You Can Lead a Horse to Water
It is almost impossible to make children void (pass urine) if they don’t want to do so. Furthermore, if a child has a lot of emotional pressure or fear of punishment they may be unable to relax sufficiently to void effectively. Normal urination requires relaxation of the pelvic floor coordinated with contraction of the bladder muscles. The pelvic floor, like your biceps, is a muscle that you can voluntarily move, but the bladder muscle (like your heart or intestine) is an automatic muscle that you cannot order around. Normal voiding requires relaxation, not pushing and straining.
Voiding Habits (GIRLS):
Sit back on the toilet
Foot support if necessary
Relax, don’t strain or push knees apart
Take your time
When you are finished, relax and try again – there may be more urine to empty
Voiding Habits (BOYS):
Open the pant zip completely
Relax, don’t strain, push or rush
When finished, wait a moment and try again
Sit if it helps
In a Timed Voiding Program, you will try to relearn to empty the bladder when it’s time to go, rather than waiting until you have to go (because by then it may be too late!). Voiding is done by the clock or by a schedule. The idea is to keep the bladder empty, so the urine will be less likely to leak or to get infected. Usually, the timed voiding program is necessary only in the daytime. When at home or at play an alarm watch or alarm on the mobile phone may be a good way to remember when it’s time to void. During school, however, it’s better to establish a schedule such as: go to the bathroom as soon as you get to school, go to the bathroom at the midmorning break, go to the bathroom at the start of lunchtime, go to the bathroom in mid-afternoon, go to the bathroom just before leaving school, once at home go by the clock => every three hours. When following this program, the voiding habits described above are important so that the bladder can be thoroughly emptied without straining.
Sometimes people will say that they “cannot void” or “do not have to void”. This is rarely the case because everyone makes urine continuously – so if the bladder has not been emptied in the past three hours there will be at least 100 ml to 200 ml of urine in almost anyone. The job is to learn to relax when it’s time to urinate.
The testicle is responsible for the production of the male hormone and also sperm. The term undescended testicle is used when a testicle cannot be found in its normal position in the scrotum. Before the child is born the testis migrates down from high in the abdomen and passes through the abdominal wall and groin to take its normal position in the scrotum. Up to 4% of term infants will have an undescended testicle, with an even higher incidence in premature males. Spontaneous descent into the scrotum will occur in three-fourths of undescended testicles during the first three months of life.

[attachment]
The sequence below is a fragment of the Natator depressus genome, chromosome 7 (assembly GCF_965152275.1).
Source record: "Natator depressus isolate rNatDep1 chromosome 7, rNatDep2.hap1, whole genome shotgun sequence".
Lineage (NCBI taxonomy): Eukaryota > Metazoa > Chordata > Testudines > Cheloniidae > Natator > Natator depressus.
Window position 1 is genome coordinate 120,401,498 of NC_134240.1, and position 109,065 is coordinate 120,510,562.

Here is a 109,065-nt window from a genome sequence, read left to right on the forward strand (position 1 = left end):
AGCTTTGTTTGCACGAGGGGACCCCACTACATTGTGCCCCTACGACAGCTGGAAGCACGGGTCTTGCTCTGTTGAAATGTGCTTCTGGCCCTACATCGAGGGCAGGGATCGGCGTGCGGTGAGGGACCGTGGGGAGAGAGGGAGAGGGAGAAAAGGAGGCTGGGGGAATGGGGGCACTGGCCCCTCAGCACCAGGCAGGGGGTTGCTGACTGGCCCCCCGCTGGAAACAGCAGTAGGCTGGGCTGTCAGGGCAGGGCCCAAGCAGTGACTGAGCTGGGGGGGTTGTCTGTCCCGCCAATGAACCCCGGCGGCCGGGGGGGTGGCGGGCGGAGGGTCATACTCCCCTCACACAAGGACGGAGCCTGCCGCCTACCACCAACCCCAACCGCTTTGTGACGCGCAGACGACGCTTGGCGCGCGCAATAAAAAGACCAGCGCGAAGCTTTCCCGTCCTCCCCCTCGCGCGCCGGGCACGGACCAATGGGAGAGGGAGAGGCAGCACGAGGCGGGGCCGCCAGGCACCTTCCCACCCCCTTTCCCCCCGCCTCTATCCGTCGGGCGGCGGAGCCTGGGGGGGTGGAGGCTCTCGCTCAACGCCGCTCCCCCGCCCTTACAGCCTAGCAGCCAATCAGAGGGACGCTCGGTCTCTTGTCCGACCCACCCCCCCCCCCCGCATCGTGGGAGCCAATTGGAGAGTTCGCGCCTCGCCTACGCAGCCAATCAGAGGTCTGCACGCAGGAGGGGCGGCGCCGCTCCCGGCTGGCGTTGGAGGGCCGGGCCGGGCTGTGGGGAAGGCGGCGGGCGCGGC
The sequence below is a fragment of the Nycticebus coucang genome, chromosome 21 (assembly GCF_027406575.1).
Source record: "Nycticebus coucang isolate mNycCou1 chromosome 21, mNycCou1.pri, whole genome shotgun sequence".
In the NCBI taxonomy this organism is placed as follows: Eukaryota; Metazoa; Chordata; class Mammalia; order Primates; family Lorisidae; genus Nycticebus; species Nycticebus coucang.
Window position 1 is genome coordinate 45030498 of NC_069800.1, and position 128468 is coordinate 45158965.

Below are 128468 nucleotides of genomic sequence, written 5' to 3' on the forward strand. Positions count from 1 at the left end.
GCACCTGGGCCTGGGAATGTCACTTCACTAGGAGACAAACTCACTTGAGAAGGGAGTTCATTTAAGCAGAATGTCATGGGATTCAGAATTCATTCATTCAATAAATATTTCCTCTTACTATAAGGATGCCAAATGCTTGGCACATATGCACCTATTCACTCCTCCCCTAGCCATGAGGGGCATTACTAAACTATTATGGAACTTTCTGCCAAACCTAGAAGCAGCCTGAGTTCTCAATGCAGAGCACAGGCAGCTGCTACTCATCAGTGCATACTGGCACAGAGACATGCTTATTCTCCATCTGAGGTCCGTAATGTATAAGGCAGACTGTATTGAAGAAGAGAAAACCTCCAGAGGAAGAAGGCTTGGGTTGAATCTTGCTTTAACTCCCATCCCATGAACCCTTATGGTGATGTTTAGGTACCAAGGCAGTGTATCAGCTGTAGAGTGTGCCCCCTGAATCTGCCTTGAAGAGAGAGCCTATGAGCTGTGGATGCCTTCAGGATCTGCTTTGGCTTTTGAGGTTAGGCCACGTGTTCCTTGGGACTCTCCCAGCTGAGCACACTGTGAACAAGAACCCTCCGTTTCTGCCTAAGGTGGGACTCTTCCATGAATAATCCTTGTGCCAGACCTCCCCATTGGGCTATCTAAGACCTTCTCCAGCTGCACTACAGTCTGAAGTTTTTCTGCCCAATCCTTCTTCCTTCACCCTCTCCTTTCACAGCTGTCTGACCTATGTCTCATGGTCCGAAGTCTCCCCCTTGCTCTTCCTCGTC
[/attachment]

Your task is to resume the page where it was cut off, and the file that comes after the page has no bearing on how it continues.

Most undescended testicles are palpable in the groin, but some are nonpalpable, being intra-abdominal or absent. Retractile testicles are not truly undescended but withdraw into a position outside of the scrotum because of a hyperactive cremasteric reflex. Retractile testicles can be manipulated into the scrotum, but some go on to become undescended as the child grows.
INDICATIONS FOR TREATMENT OF UNDESCENDED TESTICLES
In humans, the scrotal location of the testicles keeps them 2 to 3 degrees Centigrade cooler than the core body temperature. This lower temperature is important for the development of the testis as well as for the production of fertile sperm. Studies have shown that there is an increased risk of infertility in men with a history of undescended testis. Relocating the testis into the scrotum may decrease the risk of fertility problems, particularly if done at an early age. There are other advantages to a location within the scrotum. There are a cosmetic advantage and treatment of the undescended testicle also alleviates any psychological effects resulting from an empty scrotum. The scrotal testis may be less amenable to injury than a testis outside the scrotum in that the latter may be anchored in a position directly over the pubic bone.
Finally, and perhaps as important as any other reason, a testis that has not made it into the scrotum is not accessible to physical examination. Undescended testicles are at increased risk for testicular cancer. Although testis cancer is uncommon, it is the most common solid tumour in men up to age 40 years. Testicular carcinoma is highly curable when detected early, and the best way to do this is monthly self-examination which is only feasible in testes that lie within the scrotum.
Treatment for the undescended
testicle can be undertaken any time after 6-9 months of
Hormonal treatment for an undescended testicle may be
considered, but the success rate is below 10% when
testicles are excluded from the treatment groups.
therapy is contraindicated in children with a clinically
apparent hernia. The surgical treatment for an
testicle is called an orchiopexy.
undescended testicles are found through a small inguinal
incision. Most undescended testes are associated with a
that must be repaired. After the hernia is repaired and
obtained adequate length of the spermatic cord (blood
the testis), the testicle is tunneled into the scrotum
small pouch is made for the testicle through a small
incision. This operation requires general anaesthesia
performed in an out-patient setting.